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What is Voir Dire?

By Bill Britt
Alabama Political Reporter

MONTGOMERY— Currently, a jury is being selected in Lee County for the felony public corruption trial of Speaker Mike Hubbard. Jury selection is commonly referred to as “striking a jury” because both the prosecution and the defense take turns arguing challenges for cause to disqualify certain potential juror. In “legalese” it is known as a voir dire from the French “to see, to speak,” and is pronounced (vwahr [with a near-silent “r”] deer).

In Lee County, approximately 100 residents were summoned for jury duty, and given a questionnaire to complete before the voir dire. From that pool, 12 jurors, and as many as 4 alternates will be selected.

According to veteran Gadsden-based defense attorney Eddy Cunningham, the questions are designed to enable the judge and the attorneys to glean understanding of the potential jurors’ backgrounds, which may include personal experiences with the court, or their family members’ experiences on issues that may be related to the case, or effect their opinion on the case.

“The questionnaires are the first step toward making sure the juror can be fair and impartial,” said Cunningham. He says finding if members of the jury people are friends or associate with the defendant or lawyers. “As a defense attorney I am always looking for any jurors who have been defendants or their family members have been a defendant which might cause them to have a deep seated prejudice against prosecutors,” Cunningham said. “They might not say they have a prejudice and that might be true but just being on the jury will make the prosecution have to work a little harder.”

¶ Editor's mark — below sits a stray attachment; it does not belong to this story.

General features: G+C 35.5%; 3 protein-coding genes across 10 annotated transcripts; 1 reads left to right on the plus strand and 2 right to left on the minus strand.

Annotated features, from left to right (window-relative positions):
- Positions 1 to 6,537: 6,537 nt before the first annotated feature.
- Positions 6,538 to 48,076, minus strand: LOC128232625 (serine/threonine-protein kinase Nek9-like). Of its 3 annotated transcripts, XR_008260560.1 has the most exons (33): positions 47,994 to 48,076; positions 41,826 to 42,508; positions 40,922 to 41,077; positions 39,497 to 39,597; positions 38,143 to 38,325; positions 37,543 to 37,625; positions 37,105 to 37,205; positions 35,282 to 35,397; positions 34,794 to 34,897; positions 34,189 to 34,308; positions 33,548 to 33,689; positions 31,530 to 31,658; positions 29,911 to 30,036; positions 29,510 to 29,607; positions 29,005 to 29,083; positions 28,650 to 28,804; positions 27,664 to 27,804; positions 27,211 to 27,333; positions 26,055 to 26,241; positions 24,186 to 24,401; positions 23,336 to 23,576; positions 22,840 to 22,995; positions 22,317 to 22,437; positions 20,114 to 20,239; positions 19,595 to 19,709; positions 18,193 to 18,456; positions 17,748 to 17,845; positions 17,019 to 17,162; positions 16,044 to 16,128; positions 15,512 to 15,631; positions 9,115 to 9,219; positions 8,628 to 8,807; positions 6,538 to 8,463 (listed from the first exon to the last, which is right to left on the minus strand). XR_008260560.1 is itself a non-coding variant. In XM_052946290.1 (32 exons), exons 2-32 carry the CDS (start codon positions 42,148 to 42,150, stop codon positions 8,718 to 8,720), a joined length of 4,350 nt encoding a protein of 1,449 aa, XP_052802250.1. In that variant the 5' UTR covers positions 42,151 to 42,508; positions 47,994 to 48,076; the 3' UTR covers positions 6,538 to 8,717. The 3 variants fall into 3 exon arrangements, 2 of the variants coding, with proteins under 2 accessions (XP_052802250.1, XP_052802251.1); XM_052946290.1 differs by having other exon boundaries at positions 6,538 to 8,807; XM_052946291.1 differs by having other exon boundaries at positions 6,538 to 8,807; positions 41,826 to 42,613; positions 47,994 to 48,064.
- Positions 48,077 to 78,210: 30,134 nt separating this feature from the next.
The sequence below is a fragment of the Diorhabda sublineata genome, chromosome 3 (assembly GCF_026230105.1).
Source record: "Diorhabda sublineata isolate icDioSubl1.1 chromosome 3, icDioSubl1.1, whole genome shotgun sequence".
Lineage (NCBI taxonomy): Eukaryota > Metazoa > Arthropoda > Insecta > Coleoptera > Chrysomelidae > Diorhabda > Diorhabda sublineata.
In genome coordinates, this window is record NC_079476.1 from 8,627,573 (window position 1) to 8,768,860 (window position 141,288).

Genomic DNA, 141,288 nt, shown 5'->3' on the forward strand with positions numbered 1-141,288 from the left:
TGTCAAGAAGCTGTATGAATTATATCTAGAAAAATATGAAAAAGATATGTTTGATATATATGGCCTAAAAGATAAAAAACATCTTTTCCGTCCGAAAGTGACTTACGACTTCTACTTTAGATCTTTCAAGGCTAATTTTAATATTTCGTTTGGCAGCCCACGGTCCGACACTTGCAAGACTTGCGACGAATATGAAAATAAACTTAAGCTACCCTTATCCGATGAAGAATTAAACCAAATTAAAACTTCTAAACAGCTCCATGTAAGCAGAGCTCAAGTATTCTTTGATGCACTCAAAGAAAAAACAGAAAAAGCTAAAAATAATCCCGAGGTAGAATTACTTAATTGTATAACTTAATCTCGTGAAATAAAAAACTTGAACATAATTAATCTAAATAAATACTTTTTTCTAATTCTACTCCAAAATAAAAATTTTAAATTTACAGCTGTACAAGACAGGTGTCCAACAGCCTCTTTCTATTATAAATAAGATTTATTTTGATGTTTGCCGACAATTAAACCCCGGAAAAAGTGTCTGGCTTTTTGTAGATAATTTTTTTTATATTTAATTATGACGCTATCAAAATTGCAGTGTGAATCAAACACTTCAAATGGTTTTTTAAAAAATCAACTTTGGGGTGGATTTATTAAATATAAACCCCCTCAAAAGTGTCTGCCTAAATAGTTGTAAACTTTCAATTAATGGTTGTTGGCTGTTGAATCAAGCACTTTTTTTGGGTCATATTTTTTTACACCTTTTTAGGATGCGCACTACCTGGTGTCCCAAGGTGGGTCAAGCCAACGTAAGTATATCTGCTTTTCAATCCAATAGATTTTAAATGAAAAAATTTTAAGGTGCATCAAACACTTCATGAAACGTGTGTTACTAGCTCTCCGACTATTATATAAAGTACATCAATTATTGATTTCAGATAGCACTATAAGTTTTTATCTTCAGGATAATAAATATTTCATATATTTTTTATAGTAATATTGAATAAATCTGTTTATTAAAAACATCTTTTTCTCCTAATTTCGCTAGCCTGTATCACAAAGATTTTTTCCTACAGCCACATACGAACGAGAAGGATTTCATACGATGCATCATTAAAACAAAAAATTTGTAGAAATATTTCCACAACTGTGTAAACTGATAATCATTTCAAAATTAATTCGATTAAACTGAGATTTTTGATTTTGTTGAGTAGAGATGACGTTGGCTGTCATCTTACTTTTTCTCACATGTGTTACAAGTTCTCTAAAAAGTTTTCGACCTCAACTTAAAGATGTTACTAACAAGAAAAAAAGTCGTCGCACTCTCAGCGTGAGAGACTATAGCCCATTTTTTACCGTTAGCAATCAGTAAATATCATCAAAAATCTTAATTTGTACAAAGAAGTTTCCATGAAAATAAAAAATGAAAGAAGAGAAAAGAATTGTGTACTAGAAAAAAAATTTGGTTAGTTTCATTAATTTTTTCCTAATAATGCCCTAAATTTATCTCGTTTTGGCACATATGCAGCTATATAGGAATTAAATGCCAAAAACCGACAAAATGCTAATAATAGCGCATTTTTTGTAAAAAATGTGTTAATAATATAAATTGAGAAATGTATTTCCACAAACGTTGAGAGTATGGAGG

Cunningham said both sides are looking for jurors who have not made up their minds ahead of time. “That will be a difficult thing to do in the Hubbard case because he is a politician from Lee County.”

It is widely believed that a good voir dire is an opportunity to win the case before it starts. “Trial lawyers have three opportunities during a trial to speak directly to the strangers who will decide their clients’ fate: voir dire, opening, and closing,” according to attorney Kevin P. McCoy. “For everything else in between, a lawyer takes a back seat to the witnesses and the evidence. Studies indicate that jurors start reaching conclusions well before they hear all the evidence in cases. This means that winning voir dire is crucial to winning trials.”

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According to the American Prosecutors Research Institute, during void dire, the prosecutor’s goal should be to “inform the venire (the panel of prospective jurors) of the charges, establish your theme, build a rapport with the individuals, and to identify venire who are (1) biased or prejudiced against the police, you or your office, the case or the victim; and/or (2) sympathetic or empathic toward the defendant.”

“If they end up striking the jury in Lee County from 100 people, then you’ll ultimately end up with 12 and two or four alternates in this case. That would be 86 people taken off the jury. That means the State and the defense will each take 43 people off the jury, alternating back and forth,” said Cunningham. “No one knows they are being struck until the judge announces the 12 jurors and the alternates who will serve.”

Cunningham says that jury selection is crucial for both sides, and can make or break a criminal case like Hubbard’s.

Trial Judge Jacob Walker, III, says opening statements will began on May 24 or 25.

Written By

Bill Britt is editor-in-chief at the Alabama Political Reporter and host of The Voice of Alabama Politics. You can email him at [email protected] or follow him on Twitter.

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